As depicted in the film, Alfred C. Kinsey (23 Jun 1894—25 Aug 1956) first began his professional scientific career as a zoologist. At Indiana University (Bloomington), where he was a zoology professor, Kinsey met chemistry student and fellow nature enthusiast McMillen (Oct 1898—Apr 1982); the couple married in 1921. Known by colleagues as “Get a Million Kinsey” for his dedication to collecting gall wasp specimens, Kinsey, over twenty years of studying the insects, became one of the foremost entomologists and taxonomists in the country. Kinsey, nicknamed “Prok” by students at a summer camp at which he counseled, had four children with Mac. Their eldest child, Donald, died when he was four years old. [In a 17 Dec 2004 Entertainment Weekly article, writer-director Bill Condon stated that he did not include the death of Donald in the film in order to avoid making Kinsey appear “warmer and fuzzier.”] Although the picture presents a semi-reconciliation between Kinsey and his father when Kinsey takes his father’s sex history, in real life, Kinsey rarely saw his father after arguing with him over his decision to become a biologist instead of an engineer. After Kinsey, Sr. divorced his wife in order to marry another woman in 1930, Kinsey ceased all contact with him.
       In 1938, when students began demanding more informative sex education, Kinsey taught the biology portion of the first “marriage course” at Indiana University and became interested in studying human sexual behavior. Although it was not shown in the film, civic and religious groups, as well as jealous colleagues, protested when Kinsey began taking the sexual histories of the marriage class students. In 1940, Indiana University president Herman Wells, despite his support of Kinsey, was forced to ask the scientist to choose between teaching the course or taking histories. Kinsey stopped teaching the class, although it was continued by other professors.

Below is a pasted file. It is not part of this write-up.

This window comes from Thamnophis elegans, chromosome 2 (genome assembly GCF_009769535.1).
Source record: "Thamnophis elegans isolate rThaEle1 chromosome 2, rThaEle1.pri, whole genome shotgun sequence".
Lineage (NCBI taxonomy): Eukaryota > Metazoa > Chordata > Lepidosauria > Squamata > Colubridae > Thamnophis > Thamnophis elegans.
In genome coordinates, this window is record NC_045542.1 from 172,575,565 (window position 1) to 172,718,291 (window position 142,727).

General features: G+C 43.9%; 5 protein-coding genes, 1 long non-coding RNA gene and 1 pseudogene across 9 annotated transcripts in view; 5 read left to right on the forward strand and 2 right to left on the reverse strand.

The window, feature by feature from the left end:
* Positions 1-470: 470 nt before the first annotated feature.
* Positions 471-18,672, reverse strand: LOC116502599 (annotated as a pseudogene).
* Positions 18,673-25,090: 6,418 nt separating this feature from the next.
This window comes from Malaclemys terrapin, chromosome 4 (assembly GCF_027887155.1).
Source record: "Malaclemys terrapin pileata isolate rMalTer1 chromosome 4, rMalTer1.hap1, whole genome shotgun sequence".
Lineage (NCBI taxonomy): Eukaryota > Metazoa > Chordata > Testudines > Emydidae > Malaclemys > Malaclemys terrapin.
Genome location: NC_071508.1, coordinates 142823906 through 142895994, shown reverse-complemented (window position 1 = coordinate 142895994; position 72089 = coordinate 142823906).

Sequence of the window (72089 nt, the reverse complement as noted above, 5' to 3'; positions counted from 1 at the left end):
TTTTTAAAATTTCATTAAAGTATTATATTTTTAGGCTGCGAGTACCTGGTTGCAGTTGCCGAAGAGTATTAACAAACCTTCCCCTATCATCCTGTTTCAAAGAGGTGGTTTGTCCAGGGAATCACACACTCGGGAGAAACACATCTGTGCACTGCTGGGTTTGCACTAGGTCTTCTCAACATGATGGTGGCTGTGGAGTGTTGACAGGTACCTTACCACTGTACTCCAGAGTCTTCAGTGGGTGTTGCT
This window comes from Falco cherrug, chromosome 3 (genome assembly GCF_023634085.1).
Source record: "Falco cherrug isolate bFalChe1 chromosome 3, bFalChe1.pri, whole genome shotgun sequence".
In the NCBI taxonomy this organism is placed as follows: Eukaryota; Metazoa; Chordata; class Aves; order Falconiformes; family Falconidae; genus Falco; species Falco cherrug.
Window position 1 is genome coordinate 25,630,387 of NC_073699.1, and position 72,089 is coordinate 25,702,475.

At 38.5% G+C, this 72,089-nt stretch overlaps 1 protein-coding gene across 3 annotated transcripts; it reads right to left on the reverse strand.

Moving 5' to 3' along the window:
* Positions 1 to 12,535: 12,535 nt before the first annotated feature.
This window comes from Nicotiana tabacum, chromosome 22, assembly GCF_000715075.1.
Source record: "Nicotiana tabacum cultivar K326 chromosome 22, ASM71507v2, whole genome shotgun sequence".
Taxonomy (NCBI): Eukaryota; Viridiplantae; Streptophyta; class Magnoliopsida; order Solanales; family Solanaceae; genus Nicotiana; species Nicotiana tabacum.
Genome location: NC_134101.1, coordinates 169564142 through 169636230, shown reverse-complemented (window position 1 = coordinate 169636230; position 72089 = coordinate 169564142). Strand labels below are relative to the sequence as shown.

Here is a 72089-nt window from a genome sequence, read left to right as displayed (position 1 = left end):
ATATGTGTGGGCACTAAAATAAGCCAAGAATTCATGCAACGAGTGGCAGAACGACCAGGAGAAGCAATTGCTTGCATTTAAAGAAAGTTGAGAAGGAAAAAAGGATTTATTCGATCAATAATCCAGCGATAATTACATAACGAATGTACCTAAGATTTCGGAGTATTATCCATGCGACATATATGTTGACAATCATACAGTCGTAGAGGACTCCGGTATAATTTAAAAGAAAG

Kinsey developed a specialized interview technique to address an average of 300 questions about more than 200 different types of sexual behavior. Along with his three main assistants—Clyde Martin, Wardell Pomeroy and Paul Gebhard—Kinsey used an elaborate written code, the key to which was known only to themselves, to record the answers of the thousands of people whom they interviewed. Kinsey’s goal was to obtain 100,000 histories over the course of twenty years, which he intended to use in nine books detailing different aspects of human sexuality.
       Kinsey’s first volume, Sexual Behavior in the Human Male , was published in 1948 to enormous critical and popular acclaim. Kinsey’s second book about sex, Sexual Behavior in the Human Female , was published in 1953. Although it, too, initially received good reviews and was well-received by the public, a huge backlash, largely led by religious and conservative groups, enveloped Kinsey in a storm of controversy. As shown in the film, the Rockefeller Foundation, which had funded Kinsey for thirteen years through the National Research Council, withdrew its financial support, leaving Kinsey scrambling to keep afloat the Institute for Sex Research (ISR), which he had founded in 1947.